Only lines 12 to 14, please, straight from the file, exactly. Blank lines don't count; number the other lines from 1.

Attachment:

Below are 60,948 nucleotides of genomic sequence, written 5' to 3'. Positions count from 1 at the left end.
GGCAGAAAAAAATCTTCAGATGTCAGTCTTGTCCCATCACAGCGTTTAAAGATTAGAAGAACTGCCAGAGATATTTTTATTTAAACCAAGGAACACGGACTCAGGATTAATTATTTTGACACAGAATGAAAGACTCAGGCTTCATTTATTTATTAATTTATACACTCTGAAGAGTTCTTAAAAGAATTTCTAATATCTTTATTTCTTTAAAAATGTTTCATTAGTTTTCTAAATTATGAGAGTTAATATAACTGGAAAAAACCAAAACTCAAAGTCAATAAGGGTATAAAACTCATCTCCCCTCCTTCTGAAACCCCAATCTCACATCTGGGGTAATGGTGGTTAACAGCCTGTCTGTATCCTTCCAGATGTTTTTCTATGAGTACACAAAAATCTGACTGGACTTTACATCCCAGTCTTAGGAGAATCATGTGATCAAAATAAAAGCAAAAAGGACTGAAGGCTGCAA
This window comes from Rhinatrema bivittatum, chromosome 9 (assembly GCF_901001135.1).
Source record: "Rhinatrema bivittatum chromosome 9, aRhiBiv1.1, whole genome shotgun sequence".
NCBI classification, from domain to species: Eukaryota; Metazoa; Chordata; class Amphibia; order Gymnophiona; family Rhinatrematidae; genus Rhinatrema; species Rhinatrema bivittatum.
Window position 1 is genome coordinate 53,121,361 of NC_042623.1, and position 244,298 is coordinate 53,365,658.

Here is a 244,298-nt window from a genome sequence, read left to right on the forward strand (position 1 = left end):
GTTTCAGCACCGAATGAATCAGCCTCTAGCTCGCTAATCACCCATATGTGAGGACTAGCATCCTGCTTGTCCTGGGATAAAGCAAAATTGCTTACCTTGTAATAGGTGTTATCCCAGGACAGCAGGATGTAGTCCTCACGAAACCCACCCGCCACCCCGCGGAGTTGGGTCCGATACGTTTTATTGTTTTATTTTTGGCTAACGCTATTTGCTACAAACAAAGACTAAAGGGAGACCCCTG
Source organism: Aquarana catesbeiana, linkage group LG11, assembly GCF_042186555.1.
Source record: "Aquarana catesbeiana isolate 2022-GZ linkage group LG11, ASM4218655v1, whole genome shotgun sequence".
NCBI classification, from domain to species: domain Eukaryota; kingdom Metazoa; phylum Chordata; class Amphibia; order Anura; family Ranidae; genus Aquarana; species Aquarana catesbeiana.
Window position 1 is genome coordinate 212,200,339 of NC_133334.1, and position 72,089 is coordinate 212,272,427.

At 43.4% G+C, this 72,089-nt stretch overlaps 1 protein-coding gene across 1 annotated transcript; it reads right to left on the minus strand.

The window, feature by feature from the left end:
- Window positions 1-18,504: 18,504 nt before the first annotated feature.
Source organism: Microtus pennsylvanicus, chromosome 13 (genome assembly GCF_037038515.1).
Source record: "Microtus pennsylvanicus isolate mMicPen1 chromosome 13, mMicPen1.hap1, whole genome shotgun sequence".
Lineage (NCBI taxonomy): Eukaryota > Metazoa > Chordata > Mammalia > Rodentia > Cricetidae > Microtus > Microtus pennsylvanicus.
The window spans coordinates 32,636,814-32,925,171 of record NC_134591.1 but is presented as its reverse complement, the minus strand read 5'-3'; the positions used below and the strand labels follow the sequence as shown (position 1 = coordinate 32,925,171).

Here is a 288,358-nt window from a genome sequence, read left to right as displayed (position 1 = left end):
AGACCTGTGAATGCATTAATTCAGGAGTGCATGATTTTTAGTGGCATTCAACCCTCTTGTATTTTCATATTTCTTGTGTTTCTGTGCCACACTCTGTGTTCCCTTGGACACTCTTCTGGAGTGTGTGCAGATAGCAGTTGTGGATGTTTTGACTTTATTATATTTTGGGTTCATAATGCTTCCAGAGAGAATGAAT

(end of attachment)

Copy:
Window position 1 is genome coordinate 212,200,339 of NC_133334.1, and position 72,089 is coordinate 212,272,427.

At 43.4% G+C, this 72,089-nt stretch overlaps 1 protein-coding gene across 1 annotated transcript; it reads right to left on the minus strand.

The window, feature by feature from the left end: